Blog powered by Typepad


  • google search


« A Hodge Podge of Hot-pots | Main | Chaculato, chocolate and the English »

June 17, 2007



Adam, wonderful post.

My favorite so far. Your personality and point of view really come alive here.

Adam Balic

Thanks Farid, very kind of you. It's sometimes easier to talk about your family then 17th century cooking texts.

When I see my parents next I will get some photographs of the cottage my grandmother was raised in and of the cooking hearth etc.


I'm looking forward to the photos. Your grandmother seems very dear to you.


Adam, I lived for 15 years in Croatia (island Hvar). I saw first hand the processing of a "home grown" pig. This was the best pork that I ever had (or will have) in my life. I am trying to find exactly the "recipe" for the meat - ex. hams pressed with a stone for ? 2-3 weeks) then in salt for ? and one of the things is how are the smokers built? This one was of brick and the smoking was very "light" in that the fire was in one part and the smoke filtered through to where the meat was hanging. How long was the meat smoked? Probably not many people do this anymore as even at that time 25-30 years ago the tradition was fading. Thanks for any information you might be able to give!

Adam Balic

Hi Phyllis,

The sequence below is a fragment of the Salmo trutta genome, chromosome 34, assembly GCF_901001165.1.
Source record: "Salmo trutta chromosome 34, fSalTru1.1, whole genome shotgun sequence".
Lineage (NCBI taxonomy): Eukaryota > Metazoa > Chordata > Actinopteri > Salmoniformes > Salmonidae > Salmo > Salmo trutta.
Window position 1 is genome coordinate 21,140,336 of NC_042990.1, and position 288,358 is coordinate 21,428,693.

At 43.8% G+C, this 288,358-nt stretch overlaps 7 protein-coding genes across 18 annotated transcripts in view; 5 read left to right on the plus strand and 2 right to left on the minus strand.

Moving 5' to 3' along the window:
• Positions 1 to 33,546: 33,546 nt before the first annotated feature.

I can tell you some of the details of how my family makes pršut (prosciutto) (I can't remember all the details though I should say). First the ham is cured in a wet brine that includes red wine, garlic and herbs. It is then pressed to flatten then it is then hung in an airy shed to dry out a little. A small smokey fire is set in the shed and the ham is cold smoked until the degree of flavour/colour required is obtained. It is then hung to dry out. In our case a spare outdoor shed is used, but I imagine that a special "smoker" building might be the norm in Croatia.


Oh my god! what a great post. I'm Croatian, too. Dalmatian. We make the pasta fazol without the paprika. Still, it's one of my favourite dishes ever. Incredibly simple, but incredibly tasty.


I love your site. I was married to a Croatian from Dalmatia for many years when I was very young. I am 53 now and dating another Croatian. I was so happy to find your site and get back try receipes I made many years ago. I visited Serbia and Croatia 4 years ago and I so loved the food. Thanks again...


I have just found your blog though Dan Lepard's forum. What a brilliant blog! I am working through this steadily (better than working!) but I would like to thank you for your wonderful account of peasant life. I will make the bean soup and think of your grandmother, also being mindful of the terrible privations she endured. We take everything for granted these days but still want more.

The comments to this entry are closed.